Identify your role as a health care professional in supporting Abby’s or Shanti’s dying rituals
Allied health professionals are confronted with different death and dying practices. An effective allied health professional recognizes the importance of understanding different cultural practices, and learns how to evaluate the death, dying, and spiritual beliefs and practices across the cultures.
Read the two specified case histories and choose one for this assignment.
Chapter 4, “Stories of Abby: An Ojibwa Journey” and Chapter 14, “Stories of Shanti: Culture and Karma,” by Gelfland, Raspa, and Sherylyn, from End-of-Life Stories: Crossing Disciplinary Boundaries (2005), from the GCU Library.
Identify your role as a health care professional in supporting Abby’s or Shanti’s dying rituals, and in creating strategies for displaying respect while still providing quality care. Identify communication strategies necessary in caring for your select person. Integrate your strategies as you develop a care plan describing how you would approach the situation and care for the patient. Review the “Care Plan” template prior to beginning.
Include the following in your care plan:
- Communication: family and patient
- Treatment options that align with the specific culture
- Education: family and patient
- Family roles in the process
- Spiritual beliefs
- Cultural responses
- Any additional components that you feel would need to be addressed (from your perspective as a health care professional)
Prepare this assignment according to the guidelines found in the APA Style Guide, located in the Student Success Center. An abstract is not required.
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HLT-324V: Transcultural Health Care
Patient’s Name: _________________________________________________ Date:______________________________________
Patient’s Diagnosis: _Cancer __________________________________________________________________________________________
(Initial and date.)
|Communications with family and friends.
|To help the patient and their family to understand the end of life, and its benefits to the patient. Still, the goal is to prevent conflict among family members by helping them become culturally aware, and the benefits if incorporating cultural values and beliefs into care of dying patients.||Effective communication with the family of Abby during the end of life care can help eliminate the stigma associated with discussing death and dying. The Ojibwa cultural practices should be addressed when talking to the patient and their kin, and these individuals should be encouraged to deal effectively with issues pertaining to caring for the dying patient. When talking to the family, it is important encourage them to be open in talking about death (Jongen, McCalman, & Bainbridge, 2018). This is important in the sense that it relives anxiety associated with the thought of losing a loved one to sickness.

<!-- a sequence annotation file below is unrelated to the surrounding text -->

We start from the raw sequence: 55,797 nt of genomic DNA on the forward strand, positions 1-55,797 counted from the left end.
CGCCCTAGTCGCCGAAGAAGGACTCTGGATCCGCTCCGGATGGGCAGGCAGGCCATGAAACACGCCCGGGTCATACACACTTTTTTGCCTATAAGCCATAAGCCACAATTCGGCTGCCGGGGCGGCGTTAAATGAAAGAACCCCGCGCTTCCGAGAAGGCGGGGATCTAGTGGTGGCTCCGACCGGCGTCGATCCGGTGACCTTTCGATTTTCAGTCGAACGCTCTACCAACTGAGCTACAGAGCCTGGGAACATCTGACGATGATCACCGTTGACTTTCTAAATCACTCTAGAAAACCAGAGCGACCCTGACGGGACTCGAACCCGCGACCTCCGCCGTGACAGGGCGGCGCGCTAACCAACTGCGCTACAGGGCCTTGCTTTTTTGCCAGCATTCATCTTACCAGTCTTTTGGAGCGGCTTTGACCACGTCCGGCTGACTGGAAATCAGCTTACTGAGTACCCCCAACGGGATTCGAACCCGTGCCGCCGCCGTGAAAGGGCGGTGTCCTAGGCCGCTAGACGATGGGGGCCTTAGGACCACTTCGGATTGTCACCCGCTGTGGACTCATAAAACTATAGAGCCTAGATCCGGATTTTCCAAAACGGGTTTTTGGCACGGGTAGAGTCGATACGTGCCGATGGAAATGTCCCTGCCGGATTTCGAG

Another action in this case would involve initiating conversation about death and dying early enough. This will help give the family members enough time to fulfill Abby’s wishes.
|The nurse practitioner.||Family becomes aware of the dying and death, and the significance of culture during these phase in a patient’s life. They also get to understand how to appropriately care for the terminally ill individuals who are on the verge of dying.
|Culture-sensitive treatment options.
|To administer intervention that aligns with the patient’s American Indian culture so as to achieve the better patient experience of end of life care.||The intervention options for the family in this case would involve supporting their decisions regarding their preferred treatment options. The palliative care or modern medicine is only presented to the family as one of these options which can be used in treating the patient. The appropriate option in this case entails supporting the decisions the family makes regarding how they best feel they should care for their mother. Part of the intervention in this case involves sensitizing the family on the benefits as well as the undesirable effects of the modern treatments to the dying patient. It also involves listening to the views of the family concerning their cultural beliefs about care. These beliefs are integrated into the care plan (McElfish et al., 2017). For instance, a provider would have to avoid using invasive approach when caring for the patient considering that Abby’s culture want death to occur naturally.||Nursing Practitioner||Abby’s kin will get to know the benefits of their participation in the care of their mother, and the essence of integrating cultural values as well as beliefs in caring for the terminally ill patients.